In United States v. Thompson, the Second Circuit remanded for resentencing. At sentencing, the District Court determined that the two-level enhancement under U.S.S.G. 2A6.2(b)(1)(A) for “violation of a court order of protection” applied because Mr. Thompson had been “on notice of the issuance” of an order of protection. But Mr. Thompson had not been served with the order in compliance with state law. A state court ex parte order of protection may provide the basis for the application of the enhancement where that order was issued: (1) by a court with personal jurisdiction over both the petitioner and the respondent; (2) by a court with jurisdiction over the subject matter; (3) in compliance with federal procedural due process protections; and (4) in compliance with state time limits regarding notice and opportunity to be heard. Opinion at 8. Here, the court that issued the order of protection did not have …
Judge Weinstein issued an opinion this week terminating the supervised release of a defendant who violated a standard condition of release by consuming alcohol while in a drug treatment program. See United States v. Thomas, No. 15-cr-382, DE 575 (Nov. 6, 2018), available here. The opinion builds on Judge Weinstein’s more extensive opinion in United States v. Trotter concerning violations of supervised release for marijuana use. As Judge Weinstein urged in Trotter, practitioners should move to modify or terminate supervised release where the defendant’s only violations consist of minor infractions. (Indeed, Judge Weinstein suggests in Trotter that practitioners should move for termination of supervised release in all cases where the defendant has completed one year of supervision.)
As is customary with Judge Weinstein, the opinion’s introduction provides an excellent synopsis of its analysis:
The instant memorandum considers [an] important issue in supervised release: what to do with
Last week Judge Weinstein issued a remarkable opinion, available here, terminating supervised release for a defendant who, apart from habitual marijuana use, has committed no crimes since his release from prison. See United States v. Trotter, No. 15-cr-382, DE 543 (E.D.N.Y. July 5, 2018). The lengthy-but-readable opinion is worth reading in its entirety, particularly for those not intimately familiar with the law governing supervised release.
The opinion in Trotter made headlines for Judge Weinstein’s commitments to avoid punishing supervisees for marijuana use, and to terminate supervised release for marijuana users who are otherwise rehabilitated. Equally relevant to practitioners, however, is Judge Weinstein’s more general critique of excessive supervision. Particularly important is Judge Weinstein’s suggestion that the defense bar move more frequently for termination of supervised release in the interest of justice pursuant to 18 U.S.C. § 3583. Indeed, Judge Weinstein urges practitioners to move for termination of supervised release …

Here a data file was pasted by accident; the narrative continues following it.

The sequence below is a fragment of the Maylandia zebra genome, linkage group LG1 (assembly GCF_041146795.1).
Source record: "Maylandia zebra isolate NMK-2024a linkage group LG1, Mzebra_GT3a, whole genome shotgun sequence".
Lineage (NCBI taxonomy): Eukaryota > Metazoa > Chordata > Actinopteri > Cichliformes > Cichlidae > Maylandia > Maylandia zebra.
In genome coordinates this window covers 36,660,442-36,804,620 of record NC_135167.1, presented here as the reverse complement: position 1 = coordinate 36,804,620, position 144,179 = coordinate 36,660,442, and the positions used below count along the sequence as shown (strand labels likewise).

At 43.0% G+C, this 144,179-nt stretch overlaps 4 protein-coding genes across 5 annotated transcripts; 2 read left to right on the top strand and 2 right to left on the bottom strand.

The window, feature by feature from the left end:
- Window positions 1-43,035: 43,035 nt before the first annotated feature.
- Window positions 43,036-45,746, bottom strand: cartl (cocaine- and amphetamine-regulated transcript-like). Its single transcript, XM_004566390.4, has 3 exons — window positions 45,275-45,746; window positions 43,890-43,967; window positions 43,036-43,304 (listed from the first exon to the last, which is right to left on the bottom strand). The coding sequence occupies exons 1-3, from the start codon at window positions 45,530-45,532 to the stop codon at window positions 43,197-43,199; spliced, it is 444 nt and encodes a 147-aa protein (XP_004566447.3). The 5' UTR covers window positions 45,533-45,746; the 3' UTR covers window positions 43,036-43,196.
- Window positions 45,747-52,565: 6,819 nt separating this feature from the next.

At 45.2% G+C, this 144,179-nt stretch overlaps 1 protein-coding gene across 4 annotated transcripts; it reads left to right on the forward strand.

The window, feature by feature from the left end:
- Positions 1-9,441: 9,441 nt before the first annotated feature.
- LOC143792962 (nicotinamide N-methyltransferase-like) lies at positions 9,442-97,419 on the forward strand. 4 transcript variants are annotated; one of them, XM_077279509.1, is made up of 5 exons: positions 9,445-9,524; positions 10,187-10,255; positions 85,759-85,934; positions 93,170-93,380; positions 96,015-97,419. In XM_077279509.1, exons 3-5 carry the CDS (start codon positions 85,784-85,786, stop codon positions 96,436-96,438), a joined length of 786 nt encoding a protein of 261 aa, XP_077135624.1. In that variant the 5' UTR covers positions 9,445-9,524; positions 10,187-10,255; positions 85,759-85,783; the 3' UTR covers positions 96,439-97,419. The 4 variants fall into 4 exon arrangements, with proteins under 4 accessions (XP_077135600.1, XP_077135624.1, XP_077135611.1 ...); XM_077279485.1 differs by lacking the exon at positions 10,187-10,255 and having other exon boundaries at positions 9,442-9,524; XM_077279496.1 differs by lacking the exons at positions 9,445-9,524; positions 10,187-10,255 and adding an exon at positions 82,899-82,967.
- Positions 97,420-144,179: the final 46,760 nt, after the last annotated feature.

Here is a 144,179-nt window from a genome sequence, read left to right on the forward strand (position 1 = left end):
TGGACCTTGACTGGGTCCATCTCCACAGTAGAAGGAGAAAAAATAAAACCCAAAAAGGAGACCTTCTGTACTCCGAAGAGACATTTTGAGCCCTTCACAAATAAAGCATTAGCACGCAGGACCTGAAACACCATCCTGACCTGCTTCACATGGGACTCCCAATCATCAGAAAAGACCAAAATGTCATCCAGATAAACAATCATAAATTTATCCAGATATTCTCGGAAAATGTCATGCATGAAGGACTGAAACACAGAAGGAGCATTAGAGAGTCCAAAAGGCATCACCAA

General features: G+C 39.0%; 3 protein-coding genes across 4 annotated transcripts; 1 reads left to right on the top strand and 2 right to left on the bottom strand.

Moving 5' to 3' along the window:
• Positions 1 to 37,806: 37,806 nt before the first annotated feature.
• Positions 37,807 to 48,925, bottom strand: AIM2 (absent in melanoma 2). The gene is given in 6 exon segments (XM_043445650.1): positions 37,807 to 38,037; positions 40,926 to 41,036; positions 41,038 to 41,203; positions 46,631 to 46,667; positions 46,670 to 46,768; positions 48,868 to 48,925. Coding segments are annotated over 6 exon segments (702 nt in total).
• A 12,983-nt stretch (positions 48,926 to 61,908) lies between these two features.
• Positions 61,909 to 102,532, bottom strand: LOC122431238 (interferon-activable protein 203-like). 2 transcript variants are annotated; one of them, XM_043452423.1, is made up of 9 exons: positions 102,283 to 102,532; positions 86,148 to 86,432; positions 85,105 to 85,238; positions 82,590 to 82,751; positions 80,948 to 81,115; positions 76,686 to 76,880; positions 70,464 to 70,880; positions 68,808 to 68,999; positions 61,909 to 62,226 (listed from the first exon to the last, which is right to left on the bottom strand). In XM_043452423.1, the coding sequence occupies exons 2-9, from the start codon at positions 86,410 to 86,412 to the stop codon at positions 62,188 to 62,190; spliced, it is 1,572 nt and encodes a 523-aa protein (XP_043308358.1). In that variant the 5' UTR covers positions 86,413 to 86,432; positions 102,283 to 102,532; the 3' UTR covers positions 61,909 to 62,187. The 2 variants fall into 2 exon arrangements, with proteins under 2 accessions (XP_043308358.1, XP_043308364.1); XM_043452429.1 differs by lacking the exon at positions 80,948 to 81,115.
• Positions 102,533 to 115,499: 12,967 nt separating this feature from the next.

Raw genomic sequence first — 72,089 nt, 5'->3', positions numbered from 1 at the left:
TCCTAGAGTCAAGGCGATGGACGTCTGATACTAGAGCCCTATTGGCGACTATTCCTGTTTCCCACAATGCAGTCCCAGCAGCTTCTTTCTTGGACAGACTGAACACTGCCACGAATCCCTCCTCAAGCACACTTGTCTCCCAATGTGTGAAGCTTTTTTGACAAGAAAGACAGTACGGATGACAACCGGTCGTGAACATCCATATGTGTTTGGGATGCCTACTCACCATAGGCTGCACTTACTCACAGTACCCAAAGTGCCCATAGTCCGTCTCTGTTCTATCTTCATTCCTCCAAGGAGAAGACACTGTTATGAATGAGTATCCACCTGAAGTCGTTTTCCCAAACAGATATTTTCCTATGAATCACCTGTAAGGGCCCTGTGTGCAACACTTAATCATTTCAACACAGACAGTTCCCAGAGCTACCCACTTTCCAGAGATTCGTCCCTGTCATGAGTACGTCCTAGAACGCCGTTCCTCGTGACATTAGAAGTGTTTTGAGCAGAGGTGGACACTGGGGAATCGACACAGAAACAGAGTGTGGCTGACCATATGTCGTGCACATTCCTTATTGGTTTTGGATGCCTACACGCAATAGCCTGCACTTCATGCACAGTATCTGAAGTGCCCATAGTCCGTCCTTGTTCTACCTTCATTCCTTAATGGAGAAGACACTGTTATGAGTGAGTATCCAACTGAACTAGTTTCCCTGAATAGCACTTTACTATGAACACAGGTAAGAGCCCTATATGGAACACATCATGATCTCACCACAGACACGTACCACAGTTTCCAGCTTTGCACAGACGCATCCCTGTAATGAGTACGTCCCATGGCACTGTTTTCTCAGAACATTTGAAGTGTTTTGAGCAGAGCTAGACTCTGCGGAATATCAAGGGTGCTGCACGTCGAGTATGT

Categories: marijuana, sentencing, sentencing findings, supervised release
Though it disgraced itself today, the Supreme Court issued a hopeful opinion last week in Rosales-Mireles v. United States concerning the scope of plain error review for unobjected-to Guidelines miscalculations at sentencing. One of the most significant parts of this opinion is a footnote where the Court confirms that “proof of a plain Guidelines error” will ordinarily be sufficient for a defendant to meet the burden of showing that the error “seriously affected the fairness, integrity, or public reputation of judicial proceedings.” Slip op. at 11 n.3. The opinion, worth reading in its entirety, is available here.
The defendant in Rosales-Mirales was sentenced (for illegal reentry) based on an incorrect Guidelines range resulting from an incorrect calculation of his criminal history score. He was sentenced at the low end of the incorrectly calculated Guidelines range, but squarely in the middle of the correct Guidelines range. The defendant did not …
It’s been a busy week for the Second Circuit. On Wednesday, the Circuit reversed a sentence imposing a life term of supervised release for a defendant who had initially been convicted of drug offenses. See United States v. Brooks, No. 16-4063 (2d Cir. 2018) (per curiam) (Parker, Lynch, Chin) (appeal from Kaplan, J., SDNY). The opinion, available here, contains great language for use at sentencings and appeals.
The defendant in Brooks had initially pled guilty to distributing and possessing with intent to distribute cocaine and heroin, in violation statutes including 21 U.S.C. § 841(a)(1). After release from prison, he was charged with numerous supervised release violations, and pled guilty to violating three conditions related to drug use. At his revocation hearing, the defendant’s attorney noted the defendant’s “serious drug problem” as a “huge underlying and contributing factor” to his violations. Neither the government nor Probation recommended a specific …
Categories: drug distribution, procedural reasonableness, sentencing, substantive reasonableness, supervised release
Today, in a short opinion, the Second Circuit confirmed that second-degree robbery in New York is categorically a crime of violence under the residual clause of the pre-2016 Career Offender Guideline (COG). See U.S.S.G. § 4B1.2 (2015). The opinion in United States v. Smith, No. 15-3313 (2d Cir. 2018) (Winter, Cabranes, Restani) (appeal from Failla, J., SDNY), is available here.* (A separate panel reached the same conclusion, with less analysis, earlier this week in United States v. Dove.)